Gloves on – an amateur boxer gets a pounding

By Archie Best

So you decide to try your hands at boxing. The professionals make it seem so easy. Avoid being hit by the Ukrainian troll with breeze-blocks for fists, stay on your feet, and leave the ring with a novelty cheque and the crowd chanting your name.

First lesson is footwork: keep your feet an equal distance from each other and never cross them. You’ve seen it in Rocky. In between pointlessly pounding beef carcasses and congratulating himself on jogging (a measly) 72 steps to the Philadelphia Art museum, Rocky impatiently listens to his coach, Tony “Duke” Evers, instructing him to tie his feet apart to fix his footwork. Second lesson: keep your hands up to protect your face. Simple enough.

You begin shuffling crab-like round the boxing gym, feet apart and arms up, celebrating your newly acquired Mike Tyson stance by passing the trainer as often as possible. He glances at you like he would at the tooth of an opponent he just picked out of his glove. However you assume he can’t make any other facial expression, and were he able, he would be glowing with pride.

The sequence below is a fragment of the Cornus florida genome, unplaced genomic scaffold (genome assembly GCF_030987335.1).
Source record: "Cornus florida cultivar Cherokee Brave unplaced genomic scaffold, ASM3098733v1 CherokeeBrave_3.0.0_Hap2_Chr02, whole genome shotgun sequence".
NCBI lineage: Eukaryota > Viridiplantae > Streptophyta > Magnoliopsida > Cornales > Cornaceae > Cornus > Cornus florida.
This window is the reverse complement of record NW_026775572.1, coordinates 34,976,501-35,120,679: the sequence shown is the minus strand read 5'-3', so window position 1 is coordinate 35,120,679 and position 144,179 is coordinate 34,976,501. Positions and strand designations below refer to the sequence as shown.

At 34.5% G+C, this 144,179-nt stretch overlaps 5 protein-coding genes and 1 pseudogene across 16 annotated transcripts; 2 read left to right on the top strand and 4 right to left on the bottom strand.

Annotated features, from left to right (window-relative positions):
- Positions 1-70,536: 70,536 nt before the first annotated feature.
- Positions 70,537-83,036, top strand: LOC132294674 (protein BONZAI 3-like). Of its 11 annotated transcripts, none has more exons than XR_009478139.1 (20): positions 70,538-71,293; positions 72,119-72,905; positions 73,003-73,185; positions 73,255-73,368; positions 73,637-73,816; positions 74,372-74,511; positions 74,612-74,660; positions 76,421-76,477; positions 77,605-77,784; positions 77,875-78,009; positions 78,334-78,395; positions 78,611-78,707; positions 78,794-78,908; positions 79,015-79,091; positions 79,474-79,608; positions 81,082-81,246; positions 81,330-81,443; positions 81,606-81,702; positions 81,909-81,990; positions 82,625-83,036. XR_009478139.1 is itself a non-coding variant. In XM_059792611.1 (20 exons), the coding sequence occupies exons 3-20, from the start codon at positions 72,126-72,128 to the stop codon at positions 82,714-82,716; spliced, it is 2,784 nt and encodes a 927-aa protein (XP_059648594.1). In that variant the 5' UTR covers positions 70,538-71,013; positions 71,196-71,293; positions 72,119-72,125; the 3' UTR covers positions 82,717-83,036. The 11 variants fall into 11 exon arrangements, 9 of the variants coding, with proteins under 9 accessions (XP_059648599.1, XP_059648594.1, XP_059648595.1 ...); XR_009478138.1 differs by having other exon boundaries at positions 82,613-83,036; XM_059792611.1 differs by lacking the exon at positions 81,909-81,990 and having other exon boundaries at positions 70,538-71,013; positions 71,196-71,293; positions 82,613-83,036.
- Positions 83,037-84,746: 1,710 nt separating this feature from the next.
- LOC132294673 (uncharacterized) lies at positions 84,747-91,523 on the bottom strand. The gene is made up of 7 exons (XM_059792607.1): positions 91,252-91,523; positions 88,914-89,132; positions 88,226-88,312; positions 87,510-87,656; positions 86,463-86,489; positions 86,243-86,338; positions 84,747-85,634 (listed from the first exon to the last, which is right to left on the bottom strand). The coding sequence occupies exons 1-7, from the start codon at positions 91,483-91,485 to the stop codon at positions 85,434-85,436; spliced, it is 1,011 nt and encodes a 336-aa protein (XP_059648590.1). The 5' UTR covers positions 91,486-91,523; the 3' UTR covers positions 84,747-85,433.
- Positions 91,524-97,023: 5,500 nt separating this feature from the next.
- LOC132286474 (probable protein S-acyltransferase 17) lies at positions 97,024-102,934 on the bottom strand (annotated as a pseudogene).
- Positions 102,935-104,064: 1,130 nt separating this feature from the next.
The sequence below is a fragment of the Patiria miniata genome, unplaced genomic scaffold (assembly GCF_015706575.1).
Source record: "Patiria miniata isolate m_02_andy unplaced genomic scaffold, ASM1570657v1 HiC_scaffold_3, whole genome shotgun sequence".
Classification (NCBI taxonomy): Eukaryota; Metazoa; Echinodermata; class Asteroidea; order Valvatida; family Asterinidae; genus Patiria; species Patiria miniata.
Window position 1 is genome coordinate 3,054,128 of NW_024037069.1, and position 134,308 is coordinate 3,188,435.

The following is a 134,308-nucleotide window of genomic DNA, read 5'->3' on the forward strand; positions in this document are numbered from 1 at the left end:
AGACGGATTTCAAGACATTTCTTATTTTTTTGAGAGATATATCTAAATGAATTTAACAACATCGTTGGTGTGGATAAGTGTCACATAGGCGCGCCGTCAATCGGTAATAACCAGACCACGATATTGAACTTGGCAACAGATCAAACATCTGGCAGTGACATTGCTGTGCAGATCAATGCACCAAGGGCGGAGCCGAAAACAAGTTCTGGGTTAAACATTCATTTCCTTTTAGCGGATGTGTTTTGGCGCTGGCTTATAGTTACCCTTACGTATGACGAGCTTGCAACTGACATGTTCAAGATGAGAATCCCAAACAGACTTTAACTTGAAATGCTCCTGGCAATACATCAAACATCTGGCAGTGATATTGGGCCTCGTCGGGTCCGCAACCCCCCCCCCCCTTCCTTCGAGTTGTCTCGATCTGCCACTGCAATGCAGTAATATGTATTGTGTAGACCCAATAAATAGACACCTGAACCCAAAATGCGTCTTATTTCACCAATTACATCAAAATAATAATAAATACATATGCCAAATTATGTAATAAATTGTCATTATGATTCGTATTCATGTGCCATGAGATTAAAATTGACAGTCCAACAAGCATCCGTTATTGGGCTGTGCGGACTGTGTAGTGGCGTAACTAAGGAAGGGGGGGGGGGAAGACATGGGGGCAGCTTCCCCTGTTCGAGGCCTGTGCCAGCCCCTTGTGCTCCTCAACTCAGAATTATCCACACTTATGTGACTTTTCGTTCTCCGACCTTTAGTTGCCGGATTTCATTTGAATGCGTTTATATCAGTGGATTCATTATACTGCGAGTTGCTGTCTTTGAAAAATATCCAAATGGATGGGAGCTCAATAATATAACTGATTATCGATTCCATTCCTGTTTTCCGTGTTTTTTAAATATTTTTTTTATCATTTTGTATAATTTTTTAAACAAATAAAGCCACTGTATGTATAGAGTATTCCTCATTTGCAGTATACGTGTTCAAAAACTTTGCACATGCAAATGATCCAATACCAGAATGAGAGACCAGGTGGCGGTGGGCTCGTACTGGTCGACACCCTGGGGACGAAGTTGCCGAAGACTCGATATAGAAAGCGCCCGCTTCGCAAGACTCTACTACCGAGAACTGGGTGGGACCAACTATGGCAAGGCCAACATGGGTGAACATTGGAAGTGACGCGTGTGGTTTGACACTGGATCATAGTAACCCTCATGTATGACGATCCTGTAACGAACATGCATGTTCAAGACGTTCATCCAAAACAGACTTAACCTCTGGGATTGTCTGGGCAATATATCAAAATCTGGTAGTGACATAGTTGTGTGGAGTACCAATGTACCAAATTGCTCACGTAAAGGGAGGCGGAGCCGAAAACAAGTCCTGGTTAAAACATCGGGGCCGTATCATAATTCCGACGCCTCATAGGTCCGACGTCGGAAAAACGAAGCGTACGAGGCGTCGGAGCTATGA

“Now pair-up, time for some body-sparring,” he shouts. Suddenly some guy is throwing his fists into your unprepared belly. Avoiding the onslaught means hopping around with your arms protecting your mid-riff. Survival becomes the priority and you wonder why he wants to kill you. “If you screw things up in tennis, it’s 15-love. If you screw up in boxing, it’s your ass” said boxer Randall “Tex” Cobb. You concentrate on not screwing up and, although more chimp than crab, you’re sure the trainer didn’t notice your brief slip in technique.

After training twice a week for six months, and at the end of another brutal session, although it feels as though you’ve been stamped on by Vladimir Kitshcko for an hour you’re happy with your progress. The trainer marches towards you and you assume the prowess you’ve displayed is about to receive the appropriate praise. Novelty cheques and crowds chanting your name flash through your mind. “Is this your first session?” he asks. Before answering you consider whether he might, just might, be joking. However his look is one of pure disdain, without a hint of humour, and the others are beginning to stare. “Um, no, I’ve been a couple of times maybe” you stutter, trying to muster a little dignity, “was I doing something wrong?” He seems to realise he’s supposed to be teaching, not humiliating, you and his look softens: “just stick to the basics, concentrate on your footwork and keep your hands up”.

Mohammed Ali said “The fight is won or lost far away from witnesses—behind the lines, in the gym and out there on the road, long before I dance under those lights”, but it seems “the road” is painful and apparently endless. Learning to box isn’t easy.